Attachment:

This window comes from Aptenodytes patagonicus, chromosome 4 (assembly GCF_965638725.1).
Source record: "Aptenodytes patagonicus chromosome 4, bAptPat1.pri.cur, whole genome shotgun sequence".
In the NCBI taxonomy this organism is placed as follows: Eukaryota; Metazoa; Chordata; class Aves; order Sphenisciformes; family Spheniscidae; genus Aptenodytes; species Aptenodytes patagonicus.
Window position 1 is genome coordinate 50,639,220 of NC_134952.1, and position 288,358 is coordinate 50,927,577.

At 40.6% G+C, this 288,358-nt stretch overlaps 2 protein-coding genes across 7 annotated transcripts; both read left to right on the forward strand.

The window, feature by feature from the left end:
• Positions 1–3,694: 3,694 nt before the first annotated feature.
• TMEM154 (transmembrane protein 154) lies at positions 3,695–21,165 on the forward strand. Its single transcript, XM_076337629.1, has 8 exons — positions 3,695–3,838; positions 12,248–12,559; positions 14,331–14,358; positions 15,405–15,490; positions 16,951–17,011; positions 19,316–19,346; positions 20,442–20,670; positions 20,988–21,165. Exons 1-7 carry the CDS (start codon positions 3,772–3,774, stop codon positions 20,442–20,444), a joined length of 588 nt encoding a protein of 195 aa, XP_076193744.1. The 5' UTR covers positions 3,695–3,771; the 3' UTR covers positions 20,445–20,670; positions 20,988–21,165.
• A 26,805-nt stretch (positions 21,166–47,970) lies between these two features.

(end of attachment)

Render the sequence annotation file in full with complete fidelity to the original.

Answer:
This window comes from Aptenodytes patagonicus, chromosome 4 (assembly GCF_965638725.1).
Source record: "Aptenodytes patagonicus chromosome 4, bAptPat1.pri.cur, whole genome shotgun sequence".
In the NCBI taxonomy this organism is placed as follows: Eukaryota; Metazoa; Chordata; class Aves; order Sphenisciformes; family Spheniscidae; genus Aptenodytes; species Aptenodytes patagonicus.
Window position 1 is genome coordinate 50,639,220 of NC_134952.1, and position 288,358 is coordinate 50,927,577.

At 40.6% G+C, this 288,358-nt stretch overlaps 2 protein-coding genes across 7 annotated transcripts; both read left to right on the forward strand.

The window, feature by feature from the left end:
• Positions 1–3,694: 3,694 nt before the first annotated feature.
• TMEM154 (transmembrane protein 154) lies at positions 3,695–21,165 on the forward strand. Its single transcript, XM_076337629.1, has 8 exons — positions 3,695–3,838; positions 12,248–12,559; positions 14,331–14,358; positions 15,405–15,490; positions 16,951–17,011; positions 19,316–19,346; positions 20,442–20,670; positions 20,988–21,165. Exons 1-7 carry the CDS (start codon positions 3,772–3,774, stop codon positions 20,442–20,444), a joined length of 588 nt encoding a protein of 195 aa, XP_076193744.1. The 5' UTR covers positions 3,695–3,771; the 3' UTR covers positions 20,445–20,670; positions 20,988–21,165.
• A 26,805-nt stretch (positions 21,166–47,970) lies between these two features.